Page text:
keywords = "diabetes camp, glycemic control, type 1 diabetes",
author = "Lo, {Huay Lin} and Soumya Adhikari and White, {Perrin C.} and Grishman, {Ellen K.} and Gupta, {Olga T.}",
year = "2019",
month = "1",
day = "1",
doi = "10.1111/pedi.12912",
language = "English (US)",
journal = "Pediatric Diabetes",
issn = "1399-543X",
publisher = "Blackwell Munksgaard",

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T1 - Impact of insulin reduction on glycemic control in children attending a residential diabetes camp

AU - Lo, Huay Lin

AU - Adhikari, Soumya

AU - White, Perrin C.

AU - Grishman, Ellen K.

AU - Gupta, Olga T.

PY - 2019/1/1

Y1 - 2019/1/1

N2 - Background/Objectives: Children attending diabetes camp are more active, increasing the risk of hypoglycemia. Decreasing initial insulin doses may reduce this risk. The objectives of our study were to compare glycemic control between campers receiving multiple daily injections (MDI) and continuous subcutaneous insulin infusion (CSII), and analyze the impact of decreasing basal insulin by 10%. Methods: We analyzed 849 camp sessions (599 children, 5-19 years old) from Camp Sweeney's 2016/2017 summers. Campers were separated into groups by year and insulin route (MDI_2016, MDI_2017, CSII_2016, and CSII_2017). The MDI_2016 group had initial basal insulin decreased 10%, while CSII_2016, MDI_2017, and CSII_2017 did not. Time spent in blood glucose ranges and area under the curve (AUC) were compared by year and insulin route using ANOVA. We also performed repeated measures ANOVA using campers who attended both years. Results: No significant differences in time spent in any glucose range could be attributed to the initial 10% basal decrease, including on paired analysis. MDI_2017 had more decreases to basal insulin than the other groups. CSII campers had higher AUC and more hyperglycemia than MDI campers. Conclusions: Campers on MDI may benefit from decreasing basal insulin, either at the beginning of camp or during the first week. Future research is needed to optimize glycemic control in the camp setting.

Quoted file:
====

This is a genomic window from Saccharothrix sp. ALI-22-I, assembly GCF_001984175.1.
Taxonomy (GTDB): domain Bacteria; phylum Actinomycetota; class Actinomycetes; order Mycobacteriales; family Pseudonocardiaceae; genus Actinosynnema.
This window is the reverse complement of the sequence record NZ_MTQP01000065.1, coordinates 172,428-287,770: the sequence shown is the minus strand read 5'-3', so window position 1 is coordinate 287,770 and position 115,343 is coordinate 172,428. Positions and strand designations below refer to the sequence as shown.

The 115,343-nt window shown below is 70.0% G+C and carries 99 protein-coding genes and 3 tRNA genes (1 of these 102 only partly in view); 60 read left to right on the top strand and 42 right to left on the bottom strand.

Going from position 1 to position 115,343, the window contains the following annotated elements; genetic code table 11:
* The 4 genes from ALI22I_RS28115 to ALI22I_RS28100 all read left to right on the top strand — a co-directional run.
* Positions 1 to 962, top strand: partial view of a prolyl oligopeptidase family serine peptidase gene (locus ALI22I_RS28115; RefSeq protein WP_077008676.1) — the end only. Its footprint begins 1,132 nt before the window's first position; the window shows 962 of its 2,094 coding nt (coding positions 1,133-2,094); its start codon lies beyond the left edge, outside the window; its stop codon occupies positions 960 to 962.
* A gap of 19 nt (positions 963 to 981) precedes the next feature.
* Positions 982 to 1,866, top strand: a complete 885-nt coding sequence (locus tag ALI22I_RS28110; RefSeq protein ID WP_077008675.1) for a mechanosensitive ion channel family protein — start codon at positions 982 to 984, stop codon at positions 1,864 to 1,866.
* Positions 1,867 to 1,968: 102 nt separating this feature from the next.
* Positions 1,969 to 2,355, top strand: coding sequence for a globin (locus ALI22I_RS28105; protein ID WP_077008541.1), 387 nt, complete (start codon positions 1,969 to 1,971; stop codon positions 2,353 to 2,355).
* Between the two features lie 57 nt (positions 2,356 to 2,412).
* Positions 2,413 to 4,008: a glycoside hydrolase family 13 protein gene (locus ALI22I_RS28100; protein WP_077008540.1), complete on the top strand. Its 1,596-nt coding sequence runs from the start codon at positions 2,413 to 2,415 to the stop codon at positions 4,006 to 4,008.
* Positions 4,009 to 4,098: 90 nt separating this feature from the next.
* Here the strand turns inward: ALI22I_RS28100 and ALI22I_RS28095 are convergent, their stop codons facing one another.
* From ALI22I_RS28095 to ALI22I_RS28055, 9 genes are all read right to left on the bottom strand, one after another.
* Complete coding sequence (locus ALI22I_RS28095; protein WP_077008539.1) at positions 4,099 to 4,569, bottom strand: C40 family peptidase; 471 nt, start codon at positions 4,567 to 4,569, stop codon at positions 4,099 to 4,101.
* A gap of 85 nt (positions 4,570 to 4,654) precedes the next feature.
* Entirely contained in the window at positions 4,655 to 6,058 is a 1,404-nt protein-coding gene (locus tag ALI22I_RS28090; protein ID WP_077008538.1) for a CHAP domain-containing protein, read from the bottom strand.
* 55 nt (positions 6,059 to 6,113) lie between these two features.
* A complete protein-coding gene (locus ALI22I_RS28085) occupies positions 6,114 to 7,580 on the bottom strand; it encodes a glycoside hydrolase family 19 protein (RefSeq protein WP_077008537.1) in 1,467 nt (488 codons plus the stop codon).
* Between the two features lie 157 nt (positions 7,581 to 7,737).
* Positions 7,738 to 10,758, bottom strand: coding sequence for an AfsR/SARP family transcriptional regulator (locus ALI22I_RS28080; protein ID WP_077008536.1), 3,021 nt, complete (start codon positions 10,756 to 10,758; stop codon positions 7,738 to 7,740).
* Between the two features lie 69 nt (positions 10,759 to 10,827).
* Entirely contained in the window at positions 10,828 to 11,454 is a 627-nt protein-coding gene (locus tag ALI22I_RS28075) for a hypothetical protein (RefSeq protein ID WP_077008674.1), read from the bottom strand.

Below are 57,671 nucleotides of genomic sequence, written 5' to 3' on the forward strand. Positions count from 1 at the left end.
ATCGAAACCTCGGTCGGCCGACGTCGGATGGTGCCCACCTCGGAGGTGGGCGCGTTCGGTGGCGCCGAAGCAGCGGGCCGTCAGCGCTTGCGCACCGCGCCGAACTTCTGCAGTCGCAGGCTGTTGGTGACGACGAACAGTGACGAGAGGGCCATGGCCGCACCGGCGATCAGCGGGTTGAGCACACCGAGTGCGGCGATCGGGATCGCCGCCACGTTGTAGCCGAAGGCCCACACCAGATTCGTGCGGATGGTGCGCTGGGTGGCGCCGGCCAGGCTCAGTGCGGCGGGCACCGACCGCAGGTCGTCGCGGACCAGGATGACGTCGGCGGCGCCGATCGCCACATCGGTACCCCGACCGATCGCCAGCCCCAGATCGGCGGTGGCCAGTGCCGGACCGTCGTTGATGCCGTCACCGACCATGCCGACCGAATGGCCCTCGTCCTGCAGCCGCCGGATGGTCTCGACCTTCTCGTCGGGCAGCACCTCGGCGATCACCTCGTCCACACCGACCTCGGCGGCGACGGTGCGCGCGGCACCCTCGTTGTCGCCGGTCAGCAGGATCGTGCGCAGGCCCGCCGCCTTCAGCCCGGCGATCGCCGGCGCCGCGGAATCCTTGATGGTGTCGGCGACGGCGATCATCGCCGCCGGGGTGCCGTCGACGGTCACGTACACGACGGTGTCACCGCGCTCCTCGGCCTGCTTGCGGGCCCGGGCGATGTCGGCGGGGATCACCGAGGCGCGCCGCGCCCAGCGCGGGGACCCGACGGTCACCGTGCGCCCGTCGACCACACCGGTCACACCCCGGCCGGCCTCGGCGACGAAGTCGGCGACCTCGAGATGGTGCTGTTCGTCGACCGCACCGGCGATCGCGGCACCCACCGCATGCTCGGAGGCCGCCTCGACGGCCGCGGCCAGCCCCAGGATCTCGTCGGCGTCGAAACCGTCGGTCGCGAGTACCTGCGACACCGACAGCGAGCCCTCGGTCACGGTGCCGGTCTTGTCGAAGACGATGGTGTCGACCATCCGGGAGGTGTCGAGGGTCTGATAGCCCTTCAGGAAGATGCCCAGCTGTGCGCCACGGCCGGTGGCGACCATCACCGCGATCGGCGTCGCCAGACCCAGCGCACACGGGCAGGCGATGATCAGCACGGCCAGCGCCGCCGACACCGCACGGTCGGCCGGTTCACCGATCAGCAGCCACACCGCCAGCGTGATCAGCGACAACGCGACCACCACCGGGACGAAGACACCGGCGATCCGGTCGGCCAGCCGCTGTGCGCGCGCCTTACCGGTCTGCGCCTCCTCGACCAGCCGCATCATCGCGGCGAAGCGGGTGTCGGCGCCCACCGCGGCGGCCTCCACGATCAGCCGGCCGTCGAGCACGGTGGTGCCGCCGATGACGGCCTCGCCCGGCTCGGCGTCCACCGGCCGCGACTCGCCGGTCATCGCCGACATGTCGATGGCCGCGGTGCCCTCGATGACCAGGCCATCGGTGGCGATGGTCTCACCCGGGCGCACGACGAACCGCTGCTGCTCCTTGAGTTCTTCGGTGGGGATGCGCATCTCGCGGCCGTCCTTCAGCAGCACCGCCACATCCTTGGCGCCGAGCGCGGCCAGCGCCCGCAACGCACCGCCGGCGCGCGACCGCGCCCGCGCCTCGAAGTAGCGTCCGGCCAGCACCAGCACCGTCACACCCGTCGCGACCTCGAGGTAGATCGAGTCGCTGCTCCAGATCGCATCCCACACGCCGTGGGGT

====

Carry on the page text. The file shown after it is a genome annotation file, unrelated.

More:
AB - Background/Objectives: Children attending diabetes camp are more active, increasing the risk of hypoglycemia. Decreasing initial insulin doses may reduce this risk. The objectives of our study were to compare glycemic control between campers receiving multiple daily injections (MDI) and continuous subcutaneous insulin infusion (CSII), and analyze the impact of decreasing basal insulin by 10%. Methods: We analyzed 849 camp sessions (599 children, 5-19 years old) from Camp Sweeney's 2016/2017 summers. Campers were separated into groups by year and insulin route (MDI_2016, MDI_2017, CSII_2016, and CSII_2017). The MDI_2016 group had initial basal insulin decreased 10%, while CSII_2016, MDI_2017, and CSII_2017 did not. Time spent in blood glucose ranges and area under the curve (AUC) were compared by year and insulin route using ANOVA. We also performed repeated measures ANOVA using campers who attended both years. Results: No significant differences in time spent in any glucose range could be attributed to the initial 10% basal decrease, including on paired analysis. MDI_2017 had more decreases to basal insulin than the other groups. CSII campers had higher AUC and more hyperglycemia than MDI campers. Conclusions: Campers on MDI may benefit from decreasing basal insulin, either at the beginning of camp or during the first week. Future research is needed to optimize glycemic control in the camp setting.